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How to load bottle-neck rifle ammunition
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 Posted: Sun Jan 29th, 2017 04:22 AM
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olyeller
Master Handloader


Joined: Sun Nov 22nd, 2009
Location: Just West Of Bruzdenbleedin, Texas USA
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Favorite type of cartridge to load?: rifle
My favorite chambering is:: 270Win ...
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I see many new handloaders asking the basics of reloading, and we here at Handloaders Bench don't have thread that explains the steps involved, so I took it on myself to create one.

The following is an edited version of Lyman's published reloading instructions from one of their Manuals. I've taken the liberty of changing the wording to fit our current needs and practices better. There are many sources available that have published material quite similar, so I don't think I'm stepping on any toes here.

So with no further ado, here's to all the people who are just starting this hobby.


Reloading Rifle Cartridges

The basic steps of rifle case reloading:
I.                  Case is sized to return its inside neck and outside body to factory-like dimensions. The fired primer is removed automatically during this operation.
II.                 New primer is seated
III.                Propellant powder is weighed and placed into case.
IV.                Bullet seating and crimping (when required).
 

STEP ONE SELECTING A LOAD AND COMPONENTS

At first, the selection of components may seem a difficult and confusing task. This is especially true if a general knowledge of basic ammunition details has not yet been acquired. Nonetheless, you soon will find that component selection quickly becomes an easy and fun part of reloading. The learning process can be hastened along by developing as much ammo knowledge as leisure time reading will allow. Thousands have found LYMAN'S GUIDE TO BIG GAME CARTRIDGES AND RIFLES a good book for enhancing ammo knowledge, especially with regards to bullet selection.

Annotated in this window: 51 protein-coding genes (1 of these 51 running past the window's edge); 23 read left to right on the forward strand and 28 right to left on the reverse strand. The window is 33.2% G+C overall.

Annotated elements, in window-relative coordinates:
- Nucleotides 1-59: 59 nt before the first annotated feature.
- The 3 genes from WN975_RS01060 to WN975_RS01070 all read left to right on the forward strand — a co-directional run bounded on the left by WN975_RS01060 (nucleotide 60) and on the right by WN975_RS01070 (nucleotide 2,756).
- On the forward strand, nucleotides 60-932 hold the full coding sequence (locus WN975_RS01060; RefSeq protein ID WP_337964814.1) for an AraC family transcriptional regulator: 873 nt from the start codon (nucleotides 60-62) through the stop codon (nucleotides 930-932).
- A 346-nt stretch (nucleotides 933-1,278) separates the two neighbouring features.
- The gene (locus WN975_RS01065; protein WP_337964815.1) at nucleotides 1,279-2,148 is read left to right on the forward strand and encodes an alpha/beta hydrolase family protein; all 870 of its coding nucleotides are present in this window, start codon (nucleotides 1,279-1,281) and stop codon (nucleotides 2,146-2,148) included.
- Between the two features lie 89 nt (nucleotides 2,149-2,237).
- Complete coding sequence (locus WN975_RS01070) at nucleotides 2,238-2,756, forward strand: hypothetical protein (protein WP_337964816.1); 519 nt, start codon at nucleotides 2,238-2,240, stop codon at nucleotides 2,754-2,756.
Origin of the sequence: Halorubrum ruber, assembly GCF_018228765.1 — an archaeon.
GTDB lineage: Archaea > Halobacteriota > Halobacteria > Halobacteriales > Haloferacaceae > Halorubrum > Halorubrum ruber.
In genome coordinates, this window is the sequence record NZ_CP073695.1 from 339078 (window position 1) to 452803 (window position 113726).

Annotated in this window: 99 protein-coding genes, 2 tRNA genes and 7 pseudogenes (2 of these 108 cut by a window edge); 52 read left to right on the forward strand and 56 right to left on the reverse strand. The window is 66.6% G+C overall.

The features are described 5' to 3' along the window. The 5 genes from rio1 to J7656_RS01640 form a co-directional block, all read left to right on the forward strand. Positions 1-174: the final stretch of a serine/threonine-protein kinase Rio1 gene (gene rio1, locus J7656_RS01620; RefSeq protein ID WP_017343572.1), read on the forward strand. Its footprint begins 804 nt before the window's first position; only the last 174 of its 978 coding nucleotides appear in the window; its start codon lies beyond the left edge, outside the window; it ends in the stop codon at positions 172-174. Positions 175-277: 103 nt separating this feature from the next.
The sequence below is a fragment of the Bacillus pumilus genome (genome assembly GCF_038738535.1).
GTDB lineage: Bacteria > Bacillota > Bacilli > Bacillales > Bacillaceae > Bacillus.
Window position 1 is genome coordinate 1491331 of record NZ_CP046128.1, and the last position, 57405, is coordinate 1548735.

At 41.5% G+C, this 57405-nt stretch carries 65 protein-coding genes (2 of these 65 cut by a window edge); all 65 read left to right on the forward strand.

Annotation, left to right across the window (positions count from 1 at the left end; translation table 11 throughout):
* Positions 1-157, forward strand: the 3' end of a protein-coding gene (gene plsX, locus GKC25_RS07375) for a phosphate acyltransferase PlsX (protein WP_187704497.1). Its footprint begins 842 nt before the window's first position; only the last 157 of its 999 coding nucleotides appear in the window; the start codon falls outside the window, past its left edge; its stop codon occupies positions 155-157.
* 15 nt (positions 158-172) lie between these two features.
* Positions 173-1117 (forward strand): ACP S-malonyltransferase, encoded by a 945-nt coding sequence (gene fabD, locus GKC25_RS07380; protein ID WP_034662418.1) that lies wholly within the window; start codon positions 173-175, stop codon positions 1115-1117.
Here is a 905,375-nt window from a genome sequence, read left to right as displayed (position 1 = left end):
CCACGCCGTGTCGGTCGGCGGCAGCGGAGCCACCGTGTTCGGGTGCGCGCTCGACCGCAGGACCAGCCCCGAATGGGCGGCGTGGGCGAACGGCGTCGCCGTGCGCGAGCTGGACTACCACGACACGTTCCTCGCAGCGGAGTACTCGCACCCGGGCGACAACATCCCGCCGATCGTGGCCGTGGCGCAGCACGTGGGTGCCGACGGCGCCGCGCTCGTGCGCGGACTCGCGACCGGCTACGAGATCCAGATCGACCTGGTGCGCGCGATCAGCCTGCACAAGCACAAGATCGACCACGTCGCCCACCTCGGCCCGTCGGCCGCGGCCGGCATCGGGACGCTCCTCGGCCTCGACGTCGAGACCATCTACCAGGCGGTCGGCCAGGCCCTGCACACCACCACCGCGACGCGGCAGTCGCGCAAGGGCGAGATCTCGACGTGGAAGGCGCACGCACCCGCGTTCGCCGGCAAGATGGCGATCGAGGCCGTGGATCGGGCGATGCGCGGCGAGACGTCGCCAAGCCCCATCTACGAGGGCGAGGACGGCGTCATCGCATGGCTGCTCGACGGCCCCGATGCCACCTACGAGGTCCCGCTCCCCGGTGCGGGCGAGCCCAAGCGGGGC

Selecting Cartridge Cases The selection of fired cartridge cases, or new brass, presents no special challenge. If you have saved your fired cases you need only separate them into specific groups by brand and lot number. Lot numbers appear on the factory ammo box. This number may be on an inside flap or the box back. Keeping brass segregated by lots will maximize accuracy potential and ballistic uniformity. If you purchase new unfired cases they must, of course, be of the appropriate caliber. Purchasing bulk packaged cases (in lots of 50, 100, or more) is the least expensive way of obtaining new brass.

CAUTION: Many people never load cartridge cases from an unknown source, i.e. cases picked up at the range or sold as once-fired brass. Use only brand new brass or cases obtained as the result of firing factory ammo in your firearm until you have gained sufficient experience to judge used brass.

Selecting Primers The proper primer size is listed at the beginning of the data for each cartridge, for example: large rifle, large rifle magnum, small rifle. For your first loads, we suggest you use the exact primer used for the development of the data you are following. As an alternate, match the primer brand and correct size to the brand of the case you are reloading. Do not use magnum primers unless the data specifically calls for these as doing so can alter ballistic uniformity and the safety of the data.

Do not allow cartridge nomenclature to enter into the selection of primers. For example, the 222 Remington Magnum never requires the use of a magnum primer and the 416 Rigby always requires the use of a magnum primer. Always follow the primer size and type as listed in the data tables.

Selecting Propellant Powders Propellant powders are available in many different types. The burning speed of each and the ballistics obtained can vary tremendously. Powders are designed to suit specific applications such as: bullet weight, case size and shape, pressure level and other specific ballistic and firearm needs. As a result, only certain propellants are suitable for specific applications. When selecting a powder for your first reloading efforts, we suggest the use of the propellant listed in the data you are using for the accuracy load.

CAUTION: Always start with the exact powder charge weight shown under the starting grains column. Heavier loads should not be used until the handloader has gained some experience and fully understands proper load development.

Selecting Jacketed Bullets Bullet selection may at first seem confusing. To simplify the process, select a bullet weight to duplicate the factory ammo you favor. The appropriate diameter bullet may be determined from the caliber/bullet tables in your Reloading Manual. Many calibers use the same diameter bullet. For example: 300 Savage, 30-40 Krag, 308 Winchester, 30-06 Springfield, 300 Winchester Magnum, and others, all use a .308" diameter bullet (30 caliber).